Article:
The Mystery of Love, Courtship and Marriage Explained — How to Write Victorian Love Letters

So, you sit with a pen in your hand and a blank Valentine’s Day card before you.  But you just can’t think of those special words to express your true feelings for your beloved. Have no fear, The Mystery of Love, Courtship and Marriage Explained, 189o has come to your rescue. This book is filled with great advice and sample letters just for you and your special circumstances.

Let’s get started:

Love Letters: It is almost impossible to lay down rules for writing a love letter. Some young gentlemen make themselves very ridiculous with their pens. They overdo the thing. After you are engaged to be married, it is best not to be too sweet upon your sweetheart, or she may become disgusted. Before engagement, she will perhaps bear a little soft-solder or highfalutin, if not laid on too thick. But not put too many adjectives in your letters, and as a general rule avoid the repetition of endearing terms. One dose of adulation is quite sufficient to give at one time. If your sweetheart is a sensible girl, she will make wry faces even at that. The generality of the sex, however, love to be loved, and how are they to know the fact that they are loved unless they are told? To write a sensible love letter requires more talent than to solve, with your pen, a profound problem in philosophy. Lovers must not then expect much from each other’s epistles. As the object of this little treatise is to aid young men in their courtships, we will give a few specimens of letters that may be written to bring about an understanding between would-be contracting parties. Also forms of answers to the same where young ladies desire to return their autographs:

The following letter may be written by a young man who has shown a partiality for the society of a lady, but who has not had the courage to tell her that “he adores her.” If she accepts him under such circumstances, she will consider herself as good as engaged to be married.

Tuesday Afternoon.

Dear Miss Thorne:

I hope you will forgive me for presuming to write to you without permission, for I assure you it is with reluctance I take up my pen, But I feel that I must reveal to you my feelings and my hopes. Trusting that my attentions have, in a measure, prepared you for a demonstration of some kind as regards the future, I now throw myself at your feet, and ask your love! If I know my own heart, it has an unalterable affection for you. Can you, and will you respond to it? I will be with you this evening, when I hope to be greeted with loving smiles of approval. Adieu till then,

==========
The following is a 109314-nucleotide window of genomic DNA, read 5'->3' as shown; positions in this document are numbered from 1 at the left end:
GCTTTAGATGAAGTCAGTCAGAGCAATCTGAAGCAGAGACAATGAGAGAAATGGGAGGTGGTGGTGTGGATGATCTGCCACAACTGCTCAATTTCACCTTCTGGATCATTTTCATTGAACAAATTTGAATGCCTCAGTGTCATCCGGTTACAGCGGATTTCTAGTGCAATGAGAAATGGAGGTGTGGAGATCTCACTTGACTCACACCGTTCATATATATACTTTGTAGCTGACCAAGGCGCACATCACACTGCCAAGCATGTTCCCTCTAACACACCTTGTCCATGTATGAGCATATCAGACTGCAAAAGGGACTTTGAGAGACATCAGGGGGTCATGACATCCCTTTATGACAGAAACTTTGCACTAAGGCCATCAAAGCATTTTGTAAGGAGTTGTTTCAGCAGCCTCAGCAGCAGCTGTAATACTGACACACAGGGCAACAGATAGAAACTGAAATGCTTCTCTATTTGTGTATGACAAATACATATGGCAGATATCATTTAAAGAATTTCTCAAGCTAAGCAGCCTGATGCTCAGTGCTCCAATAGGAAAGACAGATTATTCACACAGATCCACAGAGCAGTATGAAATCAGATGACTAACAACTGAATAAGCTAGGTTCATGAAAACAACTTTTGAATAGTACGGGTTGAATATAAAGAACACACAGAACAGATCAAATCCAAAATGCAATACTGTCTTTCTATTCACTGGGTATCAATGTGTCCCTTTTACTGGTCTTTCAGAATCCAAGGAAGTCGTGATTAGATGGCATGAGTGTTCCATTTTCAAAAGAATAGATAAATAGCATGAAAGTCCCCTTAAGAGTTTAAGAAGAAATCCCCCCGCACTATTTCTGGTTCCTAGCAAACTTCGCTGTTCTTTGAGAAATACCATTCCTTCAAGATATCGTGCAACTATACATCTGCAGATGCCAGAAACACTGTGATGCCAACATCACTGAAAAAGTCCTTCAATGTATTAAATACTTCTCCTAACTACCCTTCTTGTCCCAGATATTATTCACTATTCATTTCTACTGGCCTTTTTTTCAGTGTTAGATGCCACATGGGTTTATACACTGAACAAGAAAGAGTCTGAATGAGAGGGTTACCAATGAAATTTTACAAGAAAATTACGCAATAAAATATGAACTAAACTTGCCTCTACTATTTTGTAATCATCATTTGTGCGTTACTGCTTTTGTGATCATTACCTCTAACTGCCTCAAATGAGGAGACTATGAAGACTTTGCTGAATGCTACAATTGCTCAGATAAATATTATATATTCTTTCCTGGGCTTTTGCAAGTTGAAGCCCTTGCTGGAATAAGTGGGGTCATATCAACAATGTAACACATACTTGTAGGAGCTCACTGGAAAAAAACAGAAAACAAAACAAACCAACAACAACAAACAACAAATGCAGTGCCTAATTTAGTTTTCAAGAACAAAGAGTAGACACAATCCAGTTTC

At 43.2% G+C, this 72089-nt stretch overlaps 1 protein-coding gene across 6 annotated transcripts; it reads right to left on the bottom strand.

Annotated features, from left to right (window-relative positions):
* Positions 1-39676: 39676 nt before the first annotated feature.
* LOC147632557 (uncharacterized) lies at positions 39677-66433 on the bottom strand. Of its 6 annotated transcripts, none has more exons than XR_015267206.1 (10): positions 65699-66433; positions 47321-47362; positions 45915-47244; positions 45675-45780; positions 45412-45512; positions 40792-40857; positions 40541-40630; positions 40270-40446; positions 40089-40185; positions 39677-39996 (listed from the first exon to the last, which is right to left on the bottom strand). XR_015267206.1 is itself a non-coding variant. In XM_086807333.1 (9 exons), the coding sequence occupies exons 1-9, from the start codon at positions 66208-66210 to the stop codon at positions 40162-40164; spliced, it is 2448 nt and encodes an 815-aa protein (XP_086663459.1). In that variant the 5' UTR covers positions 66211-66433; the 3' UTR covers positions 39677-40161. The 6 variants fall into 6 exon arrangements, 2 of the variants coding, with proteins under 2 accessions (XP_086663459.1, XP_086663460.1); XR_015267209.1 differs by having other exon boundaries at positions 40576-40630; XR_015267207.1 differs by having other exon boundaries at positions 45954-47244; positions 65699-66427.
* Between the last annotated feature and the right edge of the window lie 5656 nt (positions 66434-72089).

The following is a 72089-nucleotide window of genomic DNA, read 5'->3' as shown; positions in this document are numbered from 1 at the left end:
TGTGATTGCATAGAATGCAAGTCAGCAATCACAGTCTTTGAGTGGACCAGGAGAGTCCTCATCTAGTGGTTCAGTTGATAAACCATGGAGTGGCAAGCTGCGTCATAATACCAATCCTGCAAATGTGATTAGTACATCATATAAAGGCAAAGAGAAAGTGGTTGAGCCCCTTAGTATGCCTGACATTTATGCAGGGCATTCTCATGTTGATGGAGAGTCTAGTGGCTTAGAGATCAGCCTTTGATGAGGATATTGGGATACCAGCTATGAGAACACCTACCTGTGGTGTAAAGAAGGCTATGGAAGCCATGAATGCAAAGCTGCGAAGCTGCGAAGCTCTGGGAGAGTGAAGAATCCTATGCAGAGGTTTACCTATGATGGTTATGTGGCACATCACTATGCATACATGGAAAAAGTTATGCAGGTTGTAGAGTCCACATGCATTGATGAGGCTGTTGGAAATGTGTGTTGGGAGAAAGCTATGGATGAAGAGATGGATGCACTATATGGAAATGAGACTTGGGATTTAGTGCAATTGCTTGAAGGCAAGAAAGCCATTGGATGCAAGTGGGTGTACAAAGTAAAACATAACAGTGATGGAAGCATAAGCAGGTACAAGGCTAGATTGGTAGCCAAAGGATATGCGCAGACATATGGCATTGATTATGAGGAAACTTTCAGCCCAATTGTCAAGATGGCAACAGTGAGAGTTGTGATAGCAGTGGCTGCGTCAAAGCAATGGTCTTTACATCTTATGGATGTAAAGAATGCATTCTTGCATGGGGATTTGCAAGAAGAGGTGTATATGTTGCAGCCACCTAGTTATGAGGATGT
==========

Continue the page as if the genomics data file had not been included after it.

H. Seymour.

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Fan And Handkerchief Flirtations

Several days ago, I came across The Mystery of Love, Courtship, and Marriage Explained by Henry J. Wehman, published in 1890. This campy how-to book includes guides for “popping” the question, writing love letters, and managing a beau. Let’s learn the arts of handkerchief and fan flirtations. 

Fan Flirtations

Carrying in right hand in front of face — Follow me.
Carrying in left hand — Desirous of an acquaintance.
Placing it on the right ear — You have changed.
Twirling it in left hand — I wish to get rid of you.
Drawing across forehead — We are watched.
Carrying it in right hand — You are too willing.
Drawing through the hand — I hate you.
Twirling in right hand — I love another.
Drawing across the cheek — I love you.
Closing it — I wish to speak to you.
Drawing across the eye — I am sorry.
Letting it rest on right cheek — Yes.
Letting it rest on left cheek — No.
Open and shut — You are cruel.
Dropping — We will be friends.
Fanning slow — I am married.
Fanning fast — I am engaged.
With handle to lips — Kiss me.
Shut — You have changed.
Open wide — Wait for me.

Handkerchief Flirtations

Fans and flowers have each their language, and why not handkerchiefs? No reason having been discovered, it has transpired that handkerchief flirtations are rapidly coming into fashion. As the ” code of signals” is confined to a select few, but we do not intend that they shall enjoy the monopoly any longer, and accordingly publish the key.

It may be used at the opera, theatre, balls, and such places, but never in church; and we hope that this restriction will be observed, and are quite sure that it won’t.

Drawing across the lips — Desirous of an acquaintance.
Drawing across the eyes — I am sorry.
Taking it by the centre — You are too willing.
Dropping — We will be friends.
Twirling in both hands — Indifference.
Drawing it across the cheek — I love you.
Drawing it through the hands — I hate you.
Letting it rest on the right cheek — Yes.
Letting it rest on the left cheek — No.
Twirling it in the left hand — I wish to speak to you.
Twirling it in the right hand — I love another.
Folding it — I wish to speak with you.
Drawing it across the forehead — We are watched.
Over the shoulder — Follow me.
Opposite corners in both hands — Wait for me.
Placing it on the right ear — You have changed.
Letting it remain on the eyes — You are cruel.
Winding around the forefinger — I am engaged.
Winding around the third finger — I’m married.
Putting it in the pocket — No more at present.

Harper, Alvan S. Woman in striped dress holding handkerchief. 1890 (circa). State Archives of Florida.
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